THE STUDY JAM
I had the pleasure of working with some really bright and motivated new Android programmers at the Android Study Jam, hosted by Android Alliance Philly this week. The Jam goes through a beginning Udacity course, and since I've been programming Android for going on 3 years now, and had recently finished the Udacity Nanodegree, I decided to volunteer. It will run for 5 weeks. I will specifically call out, that this was an incredibly diverse group of students with respect to gender, generation, and ethnicity, something that is wonderful and that I have not typically seen at tech meet-ups in Philly. It did leave me wondering if there is something unique about Android that has a broader appeal. (If you look at iOS versus Android adoption statistics internationally, there is some data that bears this out.)
You might also be interested in a paper I gave at FOSSCON '15 about technologies like Computer Graphics used to entice new programmers to take up computer science. Using commercially and culturally relevant tools is important for bringing in new programmers.
With respect to how we performed as instructors, I think Michael Jordan has a good quote about working hard, taking shots, getting some baskets, and missing others. I feel like it was a good session, I definitely served up some klangers in response to deep questions from students ("You absolutely must have JDK 1.7 on a mac!" -- not!), but also facilitated some "aha!" moments.
I've missed more than 9000 shots in my career. I've lost almost 300 games. 26 times, I've been trusted to take the game winning shot and missed. I've failed over and over again in my life. And that is why I succeed.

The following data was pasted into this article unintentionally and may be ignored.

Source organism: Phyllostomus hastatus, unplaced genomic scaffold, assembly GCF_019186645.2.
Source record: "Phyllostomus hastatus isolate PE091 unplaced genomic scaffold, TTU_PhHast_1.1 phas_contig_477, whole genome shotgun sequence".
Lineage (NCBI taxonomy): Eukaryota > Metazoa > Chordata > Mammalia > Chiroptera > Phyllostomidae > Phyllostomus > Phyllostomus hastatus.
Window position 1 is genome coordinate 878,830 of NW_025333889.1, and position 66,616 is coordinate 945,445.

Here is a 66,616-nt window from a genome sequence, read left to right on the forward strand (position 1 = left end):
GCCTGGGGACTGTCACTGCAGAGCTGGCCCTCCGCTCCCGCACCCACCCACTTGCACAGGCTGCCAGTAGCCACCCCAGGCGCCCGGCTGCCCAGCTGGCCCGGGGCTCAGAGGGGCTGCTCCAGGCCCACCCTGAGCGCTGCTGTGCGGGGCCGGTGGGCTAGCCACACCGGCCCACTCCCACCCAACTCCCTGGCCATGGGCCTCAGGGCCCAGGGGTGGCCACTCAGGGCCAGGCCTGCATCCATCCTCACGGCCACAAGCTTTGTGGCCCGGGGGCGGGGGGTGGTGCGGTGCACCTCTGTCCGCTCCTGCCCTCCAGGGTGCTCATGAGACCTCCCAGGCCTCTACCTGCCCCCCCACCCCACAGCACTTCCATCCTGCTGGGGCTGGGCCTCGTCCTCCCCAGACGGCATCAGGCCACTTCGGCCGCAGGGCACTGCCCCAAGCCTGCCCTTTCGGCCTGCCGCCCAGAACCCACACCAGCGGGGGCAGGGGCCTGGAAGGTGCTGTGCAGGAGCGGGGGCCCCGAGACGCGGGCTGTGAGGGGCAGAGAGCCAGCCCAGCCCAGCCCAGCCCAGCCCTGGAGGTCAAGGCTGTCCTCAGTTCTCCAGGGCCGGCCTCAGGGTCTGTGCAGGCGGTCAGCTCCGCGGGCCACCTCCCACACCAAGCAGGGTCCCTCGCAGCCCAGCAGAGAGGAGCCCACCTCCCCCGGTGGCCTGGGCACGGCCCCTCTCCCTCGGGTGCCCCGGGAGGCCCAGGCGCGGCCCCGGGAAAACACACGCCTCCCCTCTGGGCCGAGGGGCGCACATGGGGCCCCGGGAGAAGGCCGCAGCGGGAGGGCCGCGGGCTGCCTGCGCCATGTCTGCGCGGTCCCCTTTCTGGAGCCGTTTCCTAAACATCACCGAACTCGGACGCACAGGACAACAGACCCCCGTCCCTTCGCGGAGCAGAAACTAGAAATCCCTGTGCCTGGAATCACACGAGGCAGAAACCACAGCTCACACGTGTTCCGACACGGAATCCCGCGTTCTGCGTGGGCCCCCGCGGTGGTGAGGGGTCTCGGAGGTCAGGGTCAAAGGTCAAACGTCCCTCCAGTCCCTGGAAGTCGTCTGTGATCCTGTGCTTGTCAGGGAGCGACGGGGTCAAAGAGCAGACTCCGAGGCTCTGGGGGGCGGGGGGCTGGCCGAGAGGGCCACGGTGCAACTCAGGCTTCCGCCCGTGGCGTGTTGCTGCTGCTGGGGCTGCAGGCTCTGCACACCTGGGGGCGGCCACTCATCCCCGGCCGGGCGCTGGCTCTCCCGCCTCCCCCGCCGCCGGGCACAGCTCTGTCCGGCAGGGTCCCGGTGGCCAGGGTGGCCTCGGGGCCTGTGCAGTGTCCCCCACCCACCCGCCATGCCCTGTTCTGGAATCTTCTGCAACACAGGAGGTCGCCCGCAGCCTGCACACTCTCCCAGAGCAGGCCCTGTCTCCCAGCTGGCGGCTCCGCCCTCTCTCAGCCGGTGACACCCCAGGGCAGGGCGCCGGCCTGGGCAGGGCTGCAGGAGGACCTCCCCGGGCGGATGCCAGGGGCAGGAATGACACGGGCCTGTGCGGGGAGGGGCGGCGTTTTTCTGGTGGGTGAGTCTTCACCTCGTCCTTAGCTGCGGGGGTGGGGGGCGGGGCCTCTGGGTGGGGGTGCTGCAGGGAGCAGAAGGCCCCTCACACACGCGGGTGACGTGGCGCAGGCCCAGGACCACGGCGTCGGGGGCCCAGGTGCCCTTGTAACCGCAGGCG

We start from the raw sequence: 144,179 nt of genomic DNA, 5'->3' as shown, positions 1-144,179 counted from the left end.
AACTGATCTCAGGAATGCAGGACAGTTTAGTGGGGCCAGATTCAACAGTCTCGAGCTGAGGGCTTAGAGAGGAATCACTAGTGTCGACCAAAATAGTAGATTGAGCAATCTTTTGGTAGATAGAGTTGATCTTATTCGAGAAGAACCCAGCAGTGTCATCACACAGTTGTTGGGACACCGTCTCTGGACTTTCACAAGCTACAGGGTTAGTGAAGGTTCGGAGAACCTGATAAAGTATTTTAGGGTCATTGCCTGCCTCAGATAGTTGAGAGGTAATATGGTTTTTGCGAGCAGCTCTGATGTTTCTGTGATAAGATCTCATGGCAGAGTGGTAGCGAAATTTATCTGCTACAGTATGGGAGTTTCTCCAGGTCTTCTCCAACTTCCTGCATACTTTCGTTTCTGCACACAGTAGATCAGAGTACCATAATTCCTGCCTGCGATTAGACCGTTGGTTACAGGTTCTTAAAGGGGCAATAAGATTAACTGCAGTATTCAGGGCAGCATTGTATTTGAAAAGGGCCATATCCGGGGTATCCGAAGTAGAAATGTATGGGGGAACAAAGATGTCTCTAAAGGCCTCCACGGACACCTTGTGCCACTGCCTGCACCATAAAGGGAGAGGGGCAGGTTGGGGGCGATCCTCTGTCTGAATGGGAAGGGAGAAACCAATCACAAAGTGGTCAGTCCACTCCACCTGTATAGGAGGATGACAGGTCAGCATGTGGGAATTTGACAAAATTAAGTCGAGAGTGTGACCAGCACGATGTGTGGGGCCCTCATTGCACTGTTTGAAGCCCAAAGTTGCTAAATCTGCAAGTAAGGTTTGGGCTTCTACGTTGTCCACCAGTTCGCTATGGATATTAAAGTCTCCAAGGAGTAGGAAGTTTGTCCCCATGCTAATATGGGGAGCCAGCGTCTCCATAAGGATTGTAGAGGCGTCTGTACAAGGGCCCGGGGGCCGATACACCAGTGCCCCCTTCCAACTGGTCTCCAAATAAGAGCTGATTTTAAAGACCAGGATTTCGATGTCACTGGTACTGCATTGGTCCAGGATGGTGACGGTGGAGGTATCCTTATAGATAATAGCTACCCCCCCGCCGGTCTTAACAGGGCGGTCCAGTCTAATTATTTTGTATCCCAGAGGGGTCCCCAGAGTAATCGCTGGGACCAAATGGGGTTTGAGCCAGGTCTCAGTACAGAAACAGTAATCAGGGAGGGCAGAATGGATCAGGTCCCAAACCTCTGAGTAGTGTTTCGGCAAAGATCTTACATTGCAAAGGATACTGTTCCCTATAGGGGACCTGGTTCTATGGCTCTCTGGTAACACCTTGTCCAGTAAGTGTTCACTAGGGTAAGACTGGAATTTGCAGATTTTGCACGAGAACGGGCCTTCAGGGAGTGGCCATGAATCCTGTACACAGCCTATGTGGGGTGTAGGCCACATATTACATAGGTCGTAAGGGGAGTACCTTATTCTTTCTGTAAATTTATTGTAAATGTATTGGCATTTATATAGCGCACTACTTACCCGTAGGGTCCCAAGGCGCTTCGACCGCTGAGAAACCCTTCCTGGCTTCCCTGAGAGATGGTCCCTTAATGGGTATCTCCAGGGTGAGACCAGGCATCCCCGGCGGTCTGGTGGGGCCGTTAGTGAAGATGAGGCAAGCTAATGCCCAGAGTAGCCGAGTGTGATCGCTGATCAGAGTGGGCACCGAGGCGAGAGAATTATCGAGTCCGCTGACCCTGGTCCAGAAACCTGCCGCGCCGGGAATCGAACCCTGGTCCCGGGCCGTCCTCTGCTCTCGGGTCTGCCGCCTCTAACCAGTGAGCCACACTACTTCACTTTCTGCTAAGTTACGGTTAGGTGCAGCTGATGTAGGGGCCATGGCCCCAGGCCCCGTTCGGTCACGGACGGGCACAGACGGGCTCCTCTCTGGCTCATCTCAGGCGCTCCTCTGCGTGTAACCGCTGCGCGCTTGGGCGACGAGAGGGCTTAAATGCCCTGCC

Bottlenecks in running an event like this are as follows:
- The wifi kind of cries quietly when 20 people try to download Android AVDs (emulator images) all at once.
- I take for granted the fairly recent hardware that I develop on (mac), and probably don't know as much as I should about how to optimize for older development machines, including Windows machines with limited RAM and CPU.
- Once you have a development rig set up, with Android Studio, Java, an emulator, and the right drivers to connect to your phone (and a USB cable), things go really smoothly, but the first session getting all that together is a pain!
- Speaking as someone who has taught a lot of beginners to program Python, Android is a pretty heavyweight option for someone who has never written a 'hello world' before. This is partially due to the availability of cloud development environments like cloud 9 for Python and other interpreted languages, but also partly just the nature of a text-based, command line, interpreted scripting language over a statically typed, GUI IDE.
10 TIPS FOR SURVIVING THE GOOGLE / UDACITY ANDROID NANODEGREE
10. AND is scheduled for 12 months, but you can (and should) do it in 3.